On the way home, we stopped at a roadside stand in Ozumbilla.  DELICIOUS! While we were eating, a man with an ice cream tricycle began to hoot and holler.  We looked over and he was gesturing down the road and at our truck. It seemed the man wasn’t able to talk, but he wanted us to be aware that the Federales were heading down the road.  There’s a great deal of suspicion against the police in small towns and not without reason. We didn’t have anywhere else to park the truck, so decided to wait it out. Sure enough, a convoy passed not 5 minutes later with the entire town along the side of the road to bear witness to their passing.

Lunch finished, we headed home. We now have enough feed to last us close enough to the rainy season.  Hooray!

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Zombie babies

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Zombie baby feeding frenzy!

So the triplets made it through the first few days of life, which is saying something about the superhuman efforts Papa Chivo put into them. Bottle feeding didn’t seem to give them enough nutrients, so my husband borrowed a wet-nurse goat.  Unfortunately, the zombies had voracious appetites and the wet-nurse goat could not keep up with the demand.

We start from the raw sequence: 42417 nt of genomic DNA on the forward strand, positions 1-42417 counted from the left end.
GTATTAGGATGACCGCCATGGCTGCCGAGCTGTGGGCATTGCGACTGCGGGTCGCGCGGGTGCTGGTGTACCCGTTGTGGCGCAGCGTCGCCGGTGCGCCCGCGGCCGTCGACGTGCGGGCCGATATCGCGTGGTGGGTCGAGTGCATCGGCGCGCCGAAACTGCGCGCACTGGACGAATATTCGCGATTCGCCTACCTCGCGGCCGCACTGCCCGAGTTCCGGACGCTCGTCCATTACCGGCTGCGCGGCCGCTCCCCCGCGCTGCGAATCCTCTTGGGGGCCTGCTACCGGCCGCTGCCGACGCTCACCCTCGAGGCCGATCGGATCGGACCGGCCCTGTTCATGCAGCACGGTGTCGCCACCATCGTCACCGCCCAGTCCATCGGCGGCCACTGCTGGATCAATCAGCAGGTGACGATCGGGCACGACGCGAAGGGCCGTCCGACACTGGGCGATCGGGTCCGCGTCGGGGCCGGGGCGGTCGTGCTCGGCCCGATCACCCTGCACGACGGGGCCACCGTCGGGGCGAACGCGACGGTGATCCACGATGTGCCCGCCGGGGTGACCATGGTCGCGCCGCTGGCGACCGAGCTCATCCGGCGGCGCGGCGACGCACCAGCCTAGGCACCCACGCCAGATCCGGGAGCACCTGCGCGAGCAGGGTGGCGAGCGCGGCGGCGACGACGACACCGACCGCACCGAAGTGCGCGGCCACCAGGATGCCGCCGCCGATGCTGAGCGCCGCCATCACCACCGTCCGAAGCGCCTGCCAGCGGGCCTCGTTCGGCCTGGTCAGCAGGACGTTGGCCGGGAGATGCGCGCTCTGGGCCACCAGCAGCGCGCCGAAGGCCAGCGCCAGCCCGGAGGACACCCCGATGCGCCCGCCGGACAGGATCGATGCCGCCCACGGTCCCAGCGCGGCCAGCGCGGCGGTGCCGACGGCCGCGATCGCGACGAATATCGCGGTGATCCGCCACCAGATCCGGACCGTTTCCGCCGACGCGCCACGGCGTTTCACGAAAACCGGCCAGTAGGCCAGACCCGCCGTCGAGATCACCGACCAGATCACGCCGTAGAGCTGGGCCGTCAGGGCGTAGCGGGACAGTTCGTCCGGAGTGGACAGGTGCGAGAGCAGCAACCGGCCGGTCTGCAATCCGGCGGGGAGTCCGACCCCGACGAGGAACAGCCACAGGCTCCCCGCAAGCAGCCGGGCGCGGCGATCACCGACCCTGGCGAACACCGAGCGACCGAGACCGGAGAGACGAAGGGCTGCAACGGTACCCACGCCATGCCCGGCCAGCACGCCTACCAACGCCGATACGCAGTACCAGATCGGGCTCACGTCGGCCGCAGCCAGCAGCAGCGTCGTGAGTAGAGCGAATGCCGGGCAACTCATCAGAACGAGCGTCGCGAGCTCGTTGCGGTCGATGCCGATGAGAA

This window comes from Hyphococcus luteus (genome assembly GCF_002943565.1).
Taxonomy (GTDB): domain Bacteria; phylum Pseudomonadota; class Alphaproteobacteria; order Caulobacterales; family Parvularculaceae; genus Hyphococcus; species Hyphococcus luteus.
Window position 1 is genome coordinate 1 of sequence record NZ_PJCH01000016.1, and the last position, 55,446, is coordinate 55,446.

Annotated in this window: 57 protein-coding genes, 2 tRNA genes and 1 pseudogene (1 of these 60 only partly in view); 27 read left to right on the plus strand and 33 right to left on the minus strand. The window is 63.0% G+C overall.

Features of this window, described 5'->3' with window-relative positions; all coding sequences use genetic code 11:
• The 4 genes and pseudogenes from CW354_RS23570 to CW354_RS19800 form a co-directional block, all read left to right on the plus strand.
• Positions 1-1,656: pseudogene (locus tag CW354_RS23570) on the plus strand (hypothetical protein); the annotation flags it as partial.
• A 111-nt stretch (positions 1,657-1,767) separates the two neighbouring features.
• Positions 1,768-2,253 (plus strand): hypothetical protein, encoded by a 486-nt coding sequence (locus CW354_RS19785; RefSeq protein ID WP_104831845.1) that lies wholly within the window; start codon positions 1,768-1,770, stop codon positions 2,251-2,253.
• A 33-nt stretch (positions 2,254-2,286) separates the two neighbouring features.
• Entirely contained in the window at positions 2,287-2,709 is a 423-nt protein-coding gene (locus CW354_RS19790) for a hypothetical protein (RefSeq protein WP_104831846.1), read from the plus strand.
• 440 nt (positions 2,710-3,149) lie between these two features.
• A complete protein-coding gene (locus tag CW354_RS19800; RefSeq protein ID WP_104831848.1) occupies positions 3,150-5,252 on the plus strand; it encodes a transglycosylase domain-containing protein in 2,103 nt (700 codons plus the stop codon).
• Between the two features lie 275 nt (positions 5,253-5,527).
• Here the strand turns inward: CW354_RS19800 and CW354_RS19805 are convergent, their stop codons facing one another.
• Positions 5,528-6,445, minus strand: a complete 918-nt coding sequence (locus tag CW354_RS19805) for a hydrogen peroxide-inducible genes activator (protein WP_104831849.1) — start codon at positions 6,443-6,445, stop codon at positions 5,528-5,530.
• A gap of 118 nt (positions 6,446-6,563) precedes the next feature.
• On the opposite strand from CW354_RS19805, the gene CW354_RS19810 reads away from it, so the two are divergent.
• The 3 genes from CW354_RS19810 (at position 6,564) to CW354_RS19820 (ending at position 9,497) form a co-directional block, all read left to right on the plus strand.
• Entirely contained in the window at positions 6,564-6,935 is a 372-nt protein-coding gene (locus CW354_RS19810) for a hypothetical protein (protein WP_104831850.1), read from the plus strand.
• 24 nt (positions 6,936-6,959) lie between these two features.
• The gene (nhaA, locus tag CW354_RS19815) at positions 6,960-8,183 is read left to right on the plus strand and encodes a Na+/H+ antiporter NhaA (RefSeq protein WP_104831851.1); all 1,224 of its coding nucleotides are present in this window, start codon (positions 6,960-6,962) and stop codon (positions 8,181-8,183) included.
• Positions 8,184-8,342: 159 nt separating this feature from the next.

Big Mama was forced to supplement a bit but didn’t have so much milk since Fuzzy was quite a big girl.  Our 3 goats were pregnant but not lactating.  Caramela the sheep was also pregnant but she’s been pregnant since we bought her.  I wonder if she’ll ever give birth.

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Brown Mama and her lambs, Oreo and Cookie.

Drastic times call for drastic measures. In hopes of getting more milk, my husband traded Cottonball, the zombies’ mother, and Baby’s Mama for this big brown ball of fur which promptly spewed out Oreo and Cookie, the lastest sheep to grace our pastures.  Although delighted with these little black boys, the arrival of twins didn’t help the zombie feeding situation.

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Oreo on the left, Cookie on the right.

But with a little bit of milk here, and a little bit of milk there, and some 2 am bottle feedings, they made it to their second week birthday.  They followed my husband hither and yon, bleating like, well, like little lambs do.

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Skunkette next to Skunk, the macho sheep, and in from of Mary with fleece not quite as white as snow. Brown Mama is lying down with Cookie in the back.

Then in the blink of an eye, my husband traded the zombie babies for this striped skunk sheep.  The zombies went to live with a guy with grandkids to bottle feed them and a milk cow to provide milk.  So it seems we have again averted the apocalypse in La Yacata.